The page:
Update: By Friday night, the elevators working at BTS Phrom Phong were working. By Saturday, one was closed again.
BANGKOK — Over two years after the Supreme Court ordered the BTS Skytrain be made accessible to the disabled, City Hall announced on Friday that elevators had been added to four of the original 19 stations – though several were still unusable as the announcement was being made.
In his comments, the governor of Bangkok made no mention of the class-action lawsuit filed in January by disabled activists as he announced the completion of elevators at BTS Ratchadamri, Phrom Phong, Thong Lo and On Nut. The appointed Governor promised that the other 15 stations would be fully equipped by the end of the year.
However, while the news conference was underway at BTS Ratchadamri, Khaosod English reporters visited the three other stations and found the elevators lit and open – but unable to use.
No apology was given for failing to meet the court-ordered deadline and subsequent revised deadlines to make the service accessible, but Gov. Aswin Kwanmuang did express some empathy when a reporter asked about the lawsuit.
“If I were them, I would sue too,” Aswin said, adding that he has sought to hasten the project since he was appointed by the junta to replace elected Gov. Sukhumbhand Paribatra in October.
Less Than Perfect
Access to the elevators at the three other stations – Phrom Phong, Thong Lo and On Nut – were blocked Friday morning by signs reading “Construction Area.” Aswin said staff there were waiting for him to officially announce the opening and promised they would surely be usable some time on Friday.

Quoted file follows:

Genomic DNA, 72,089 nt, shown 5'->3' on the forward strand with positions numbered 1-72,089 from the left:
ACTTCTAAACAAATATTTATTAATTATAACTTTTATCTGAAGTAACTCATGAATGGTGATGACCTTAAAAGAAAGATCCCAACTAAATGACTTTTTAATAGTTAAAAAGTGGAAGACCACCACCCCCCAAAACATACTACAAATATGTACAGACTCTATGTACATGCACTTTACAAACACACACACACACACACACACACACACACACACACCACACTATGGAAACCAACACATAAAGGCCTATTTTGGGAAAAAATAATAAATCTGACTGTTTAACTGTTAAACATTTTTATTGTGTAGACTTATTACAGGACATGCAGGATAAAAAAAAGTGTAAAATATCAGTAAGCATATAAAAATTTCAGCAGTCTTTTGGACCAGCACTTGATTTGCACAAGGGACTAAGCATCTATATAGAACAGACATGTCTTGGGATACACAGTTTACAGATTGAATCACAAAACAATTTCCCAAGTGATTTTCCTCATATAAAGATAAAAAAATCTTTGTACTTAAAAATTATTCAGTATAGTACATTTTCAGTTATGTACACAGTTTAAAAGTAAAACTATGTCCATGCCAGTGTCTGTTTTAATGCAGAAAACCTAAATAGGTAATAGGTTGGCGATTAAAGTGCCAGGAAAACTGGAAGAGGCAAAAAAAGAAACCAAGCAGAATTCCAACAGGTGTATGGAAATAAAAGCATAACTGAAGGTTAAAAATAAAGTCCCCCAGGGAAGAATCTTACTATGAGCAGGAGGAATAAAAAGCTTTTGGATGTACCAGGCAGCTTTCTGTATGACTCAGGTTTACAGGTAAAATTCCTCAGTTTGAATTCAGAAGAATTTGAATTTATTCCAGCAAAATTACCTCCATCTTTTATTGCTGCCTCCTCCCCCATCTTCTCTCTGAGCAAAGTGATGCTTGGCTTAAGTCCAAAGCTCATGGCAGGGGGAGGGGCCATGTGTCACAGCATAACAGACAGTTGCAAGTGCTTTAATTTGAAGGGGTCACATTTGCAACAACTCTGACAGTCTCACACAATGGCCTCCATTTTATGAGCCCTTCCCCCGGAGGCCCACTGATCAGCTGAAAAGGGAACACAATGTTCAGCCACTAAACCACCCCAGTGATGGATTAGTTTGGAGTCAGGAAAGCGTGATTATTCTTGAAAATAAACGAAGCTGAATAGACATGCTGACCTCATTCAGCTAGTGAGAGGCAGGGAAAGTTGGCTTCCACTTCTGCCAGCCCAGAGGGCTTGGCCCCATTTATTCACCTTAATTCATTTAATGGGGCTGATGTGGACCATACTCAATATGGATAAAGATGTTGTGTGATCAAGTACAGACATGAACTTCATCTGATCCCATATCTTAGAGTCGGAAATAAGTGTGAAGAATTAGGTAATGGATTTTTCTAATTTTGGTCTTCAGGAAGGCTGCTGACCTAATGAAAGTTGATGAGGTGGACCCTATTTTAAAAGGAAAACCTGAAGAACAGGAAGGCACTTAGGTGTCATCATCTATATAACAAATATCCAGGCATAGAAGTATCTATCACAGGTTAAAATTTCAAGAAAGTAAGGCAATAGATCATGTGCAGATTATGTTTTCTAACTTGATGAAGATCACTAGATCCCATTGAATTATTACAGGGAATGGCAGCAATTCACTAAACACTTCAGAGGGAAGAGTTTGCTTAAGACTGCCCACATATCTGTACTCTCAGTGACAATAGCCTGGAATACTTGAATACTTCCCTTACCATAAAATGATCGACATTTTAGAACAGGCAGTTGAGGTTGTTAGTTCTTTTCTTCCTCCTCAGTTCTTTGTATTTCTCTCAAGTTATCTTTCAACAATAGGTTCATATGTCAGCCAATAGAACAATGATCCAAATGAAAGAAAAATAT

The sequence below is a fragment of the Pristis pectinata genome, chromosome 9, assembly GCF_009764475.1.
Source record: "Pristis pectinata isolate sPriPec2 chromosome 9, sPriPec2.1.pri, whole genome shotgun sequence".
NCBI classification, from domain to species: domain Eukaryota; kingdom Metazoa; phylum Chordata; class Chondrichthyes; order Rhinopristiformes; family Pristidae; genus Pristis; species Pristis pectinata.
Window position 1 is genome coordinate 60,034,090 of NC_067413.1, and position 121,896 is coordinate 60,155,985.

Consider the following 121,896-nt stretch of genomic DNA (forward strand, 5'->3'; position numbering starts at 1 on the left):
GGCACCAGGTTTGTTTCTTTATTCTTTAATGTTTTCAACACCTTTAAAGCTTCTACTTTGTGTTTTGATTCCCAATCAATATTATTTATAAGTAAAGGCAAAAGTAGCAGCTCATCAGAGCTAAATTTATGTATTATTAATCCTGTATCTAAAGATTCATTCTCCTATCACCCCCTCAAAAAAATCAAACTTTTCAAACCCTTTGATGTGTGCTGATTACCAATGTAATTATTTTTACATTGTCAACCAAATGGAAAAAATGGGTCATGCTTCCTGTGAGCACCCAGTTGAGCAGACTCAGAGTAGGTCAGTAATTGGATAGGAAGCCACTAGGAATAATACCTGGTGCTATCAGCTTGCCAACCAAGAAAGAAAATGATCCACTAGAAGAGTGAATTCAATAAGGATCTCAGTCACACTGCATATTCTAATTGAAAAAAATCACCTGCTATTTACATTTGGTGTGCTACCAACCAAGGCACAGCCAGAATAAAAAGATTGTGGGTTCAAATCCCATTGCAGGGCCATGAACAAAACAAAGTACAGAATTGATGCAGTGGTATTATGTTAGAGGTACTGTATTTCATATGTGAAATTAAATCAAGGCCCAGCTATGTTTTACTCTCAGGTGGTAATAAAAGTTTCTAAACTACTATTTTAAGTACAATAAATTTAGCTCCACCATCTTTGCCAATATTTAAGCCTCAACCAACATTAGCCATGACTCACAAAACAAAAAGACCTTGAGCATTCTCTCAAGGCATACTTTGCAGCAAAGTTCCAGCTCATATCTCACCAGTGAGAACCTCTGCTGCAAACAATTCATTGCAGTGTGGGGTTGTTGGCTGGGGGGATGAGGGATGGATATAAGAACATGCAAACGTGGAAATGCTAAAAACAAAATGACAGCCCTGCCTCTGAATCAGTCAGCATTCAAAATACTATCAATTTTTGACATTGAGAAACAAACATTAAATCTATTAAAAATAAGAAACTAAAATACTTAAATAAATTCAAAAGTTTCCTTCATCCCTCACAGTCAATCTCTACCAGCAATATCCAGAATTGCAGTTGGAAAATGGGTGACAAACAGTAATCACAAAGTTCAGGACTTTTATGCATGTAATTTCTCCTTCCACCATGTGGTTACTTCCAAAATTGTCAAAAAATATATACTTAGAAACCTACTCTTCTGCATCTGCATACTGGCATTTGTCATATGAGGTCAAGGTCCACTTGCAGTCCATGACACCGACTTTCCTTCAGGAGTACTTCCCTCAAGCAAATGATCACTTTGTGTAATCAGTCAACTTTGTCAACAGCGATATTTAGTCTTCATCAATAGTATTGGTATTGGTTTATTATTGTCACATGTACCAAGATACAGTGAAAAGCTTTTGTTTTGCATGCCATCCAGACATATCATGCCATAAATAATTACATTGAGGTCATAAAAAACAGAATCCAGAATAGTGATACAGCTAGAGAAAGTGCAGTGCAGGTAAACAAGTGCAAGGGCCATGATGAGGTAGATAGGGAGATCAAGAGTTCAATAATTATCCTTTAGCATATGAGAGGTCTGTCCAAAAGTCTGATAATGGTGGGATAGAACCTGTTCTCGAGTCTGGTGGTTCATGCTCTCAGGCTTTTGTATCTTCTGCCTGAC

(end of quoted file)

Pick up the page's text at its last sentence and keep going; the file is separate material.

After the governor left, a disabled activist tried to use the lifts at BTS Ratchadmri and found the one leading up to the Siam-bound platform was broken.
It was a landmark ruling in January 2015 when the Supreme Court ordered the Bangkok Metropolitan Administration, or BMA, to make its Skytrain disabled-friendly in one year’s time.
Since then, the city has consistently failed to satisfy the order. The developer it hired, Seri Construction, blamed problems on land ownership and complications with underground infrastructure.
Activist group Transportation For All launched a class-action lawsuit on Jan. 21 that asked the court to fine the city 1,000 baht for each plaintiff to join the suit for each day since the court’s original Jan. 21, 2016, deadline for the work to be completed.
A member of the activist group said they were happy the project has finally seen some progress, but said the suit would move forward.
“Because by the law, we have no right to track the project,” said Manit Inpim. “So in order to do that, we have to use the only rights we have under the law, which is to sue.”
Gov. Aswin on Friday promised that he would push for construction delays not to extend past the end of this year, except at BTS Saphan Taksin, which has a platform expansion planned. If things go as promised, it would mean the city took three years to install the elevators.
Having worked closely with City Hall for more two years, Manit said he was pleased to see it happening.
“This is a great sign. We are pleased,” he said. “We have been waiting a long time,so we can definitely wait a bit longer.”
Manit was present despite the city not extending invitations to the disabled activists for Friday’s news conference. Appearing, however, was Channel 3 and Nation reporter Krisana Lalai, who is a wheelchair user.
Despite not being part of the long campaign pushing for BTS accessibility, Krisana posed for photos testing the elevators and offered his gratitude to Gov. Aswin and the military government of Prime Minister Prayuth Chan-ocha for their efforts.
Additional reporting Chayanit Itthipongmaetee, Todd Ruiz and Lobsang Dundup Sherpa Subirana